that there are innumerable instances of mergers alleged to have been formed during the present year. In the Halifax ' Chronicle ' of February 21 it is stated that:

The Engineering and Mining Journal of New York, one of the chief authorities of the iron and steel trade says in its current issue that reports come from Montreal and Toronto that negotiations are in progress for consolidation of Canadian iron and steel interests, somewhat on the line of the United States Steel Corporation.

The ' Canadian Miller and Grain Elevator ' of March, 1910, refers to alleged mill mergers. That paper says:

_ It is believed that abont ten mills are being considered in connection with the merger.

The Hamilton ' Times ' of February 21 talks about a proposed consolidation of all the gas companies in the Haldimand field. Various references have been made in the press to a formation of a giant merger of all the canned fruit and vegetable interests of eastern Canada. The Hamilton ' Times ' of March 2 deals at Some length with this merger. The Montreal ' Star ' of February 16 refers to an alleged combine of four of Cobalt's richest silver mines. The Toronto ' World ' 'of December 30 refers to an amalgamation of the leading electrical machinery construction companies in Canada for the purpose of avoiding future cutting of prices. The Montreal ' Star ' of December 19 refers to the big works of the Toronto Bolt and Forging Company, Limited, at Sunnyside and Swansea, employing some hundreds of men, and said to be the centre of a big consolidation that will represent at least $1,000,000 of invested" capital. The Toronto ' Star ' of February 11 talks about several navigation companies alleged to be forming a consolidation. The Toronto ' Globe ' of January 21 refers to a combine in the asbestos trade. The same paper of February 24 refers to a combine among some of the Montreal railway and power companies. The Montreal ' Gazette ' of January 26 refers to mergers of the various properties of the Canadian Electric Company, the Quebec Railway, Light and Power Company, the Jacques Cartier Light and Power Company, the Frontenac Gas Company, and the Quebec Gas Company. The ' Mail and Empire ' of February 1 has a reference to a merger in the fish business on the Atlantic coast. And another reference to that merger is made in the Toronto * Star ' of February 16. The Manitoba ' Free Press ' of December 1 speaks of a grain combine among the grain dealers. Mention is also made in the Toronto ' Star ' of February 11 of an alleged combine among Canadian insurance companies, and the Manitoba ' Free Press ' of December 11 also takes up that question.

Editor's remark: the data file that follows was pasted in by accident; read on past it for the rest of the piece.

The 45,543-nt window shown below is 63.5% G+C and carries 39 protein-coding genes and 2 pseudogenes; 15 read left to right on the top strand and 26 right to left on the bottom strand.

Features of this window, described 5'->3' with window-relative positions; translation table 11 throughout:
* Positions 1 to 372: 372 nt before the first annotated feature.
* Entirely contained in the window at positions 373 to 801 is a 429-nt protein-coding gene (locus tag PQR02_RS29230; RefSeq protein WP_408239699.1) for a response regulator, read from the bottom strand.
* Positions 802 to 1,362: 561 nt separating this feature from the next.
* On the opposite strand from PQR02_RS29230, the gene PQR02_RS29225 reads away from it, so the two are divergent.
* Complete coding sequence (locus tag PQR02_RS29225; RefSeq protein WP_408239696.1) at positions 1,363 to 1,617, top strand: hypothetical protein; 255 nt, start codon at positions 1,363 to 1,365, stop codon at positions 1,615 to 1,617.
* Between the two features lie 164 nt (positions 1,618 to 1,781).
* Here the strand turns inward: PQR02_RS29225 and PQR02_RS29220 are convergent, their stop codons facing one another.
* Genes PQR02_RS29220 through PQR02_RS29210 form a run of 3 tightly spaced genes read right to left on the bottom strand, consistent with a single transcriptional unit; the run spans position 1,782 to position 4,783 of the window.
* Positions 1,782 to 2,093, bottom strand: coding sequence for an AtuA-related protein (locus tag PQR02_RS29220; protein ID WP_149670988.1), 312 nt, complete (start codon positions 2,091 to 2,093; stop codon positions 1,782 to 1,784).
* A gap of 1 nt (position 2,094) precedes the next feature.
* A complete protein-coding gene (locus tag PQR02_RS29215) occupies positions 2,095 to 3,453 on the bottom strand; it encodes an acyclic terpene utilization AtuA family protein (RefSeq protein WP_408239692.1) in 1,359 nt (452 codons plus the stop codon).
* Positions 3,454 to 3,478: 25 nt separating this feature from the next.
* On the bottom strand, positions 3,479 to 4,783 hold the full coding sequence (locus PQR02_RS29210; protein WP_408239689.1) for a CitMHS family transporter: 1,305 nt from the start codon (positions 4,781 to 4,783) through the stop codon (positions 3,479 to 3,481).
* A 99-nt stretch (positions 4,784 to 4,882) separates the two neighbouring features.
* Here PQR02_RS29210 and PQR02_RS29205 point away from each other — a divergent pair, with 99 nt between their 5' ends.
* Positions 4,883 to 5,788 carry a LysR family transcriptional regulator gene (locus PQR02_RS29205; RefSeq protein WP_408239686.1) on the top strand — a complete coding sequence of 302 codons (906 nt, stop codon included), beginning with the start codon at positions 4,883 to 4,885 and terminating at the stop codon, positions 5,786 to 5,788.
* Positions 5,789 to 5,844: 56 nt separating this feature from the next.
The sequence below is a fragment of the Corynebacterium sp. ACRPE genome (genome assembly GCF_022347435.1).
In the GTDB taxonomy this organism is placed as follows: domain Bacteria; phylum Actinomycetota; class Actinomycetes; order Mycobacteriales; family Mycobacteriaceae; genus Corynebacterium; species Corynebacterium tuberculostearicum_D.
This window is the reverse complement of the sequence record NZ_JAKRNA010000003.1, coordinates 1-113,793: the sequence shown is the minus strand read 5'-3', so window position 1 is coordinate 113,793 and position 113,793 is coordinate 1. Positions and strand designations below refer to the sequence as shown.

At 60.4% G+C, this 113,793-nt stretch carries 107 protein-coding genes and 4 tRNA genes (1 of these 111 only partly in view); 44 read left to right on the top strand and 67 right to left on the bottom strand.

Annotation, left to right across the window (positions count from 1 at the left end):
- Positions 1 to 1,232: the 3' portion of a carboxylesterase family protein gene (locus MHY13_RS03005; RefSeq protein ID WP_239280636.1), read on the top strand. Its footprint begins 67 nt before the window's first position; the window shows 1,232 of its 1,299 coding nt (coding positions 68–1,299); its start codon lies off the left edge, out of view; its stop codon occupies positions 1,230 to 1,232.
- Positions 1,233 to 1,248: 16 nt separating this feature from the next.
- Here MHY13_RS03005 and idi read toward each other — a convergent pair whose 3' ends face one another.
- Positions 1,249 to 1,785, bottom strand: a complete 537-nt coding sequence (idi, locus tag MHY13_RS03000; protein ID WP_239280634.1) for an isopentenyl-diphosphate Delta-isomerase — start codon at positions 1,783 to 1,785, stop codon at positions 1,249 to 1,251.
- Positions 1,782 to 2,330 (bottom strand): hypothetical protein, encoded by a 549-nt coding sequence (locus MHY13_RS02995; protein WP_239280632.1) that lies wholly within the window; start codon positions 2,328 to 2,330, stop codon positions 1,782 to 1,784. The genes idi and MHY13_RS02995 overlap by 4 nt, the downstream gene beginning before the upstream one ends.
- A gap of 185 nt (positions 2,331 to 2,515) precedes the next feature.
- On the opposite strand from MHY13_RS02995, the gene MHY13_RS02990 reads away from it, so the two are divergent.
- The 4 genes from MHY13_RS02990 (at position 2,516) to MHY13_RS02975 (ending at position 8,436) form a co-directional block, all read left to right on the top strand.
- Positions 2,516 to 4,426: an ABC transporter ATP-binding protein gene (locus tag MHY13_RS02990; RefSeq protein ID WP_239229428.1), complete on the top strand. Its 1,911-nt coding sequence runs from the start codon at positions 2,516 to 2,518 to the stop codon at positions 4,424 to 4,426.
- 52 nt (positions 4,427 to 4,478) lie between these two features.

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LIB

George Gerald King

Liberal

Mr. KING.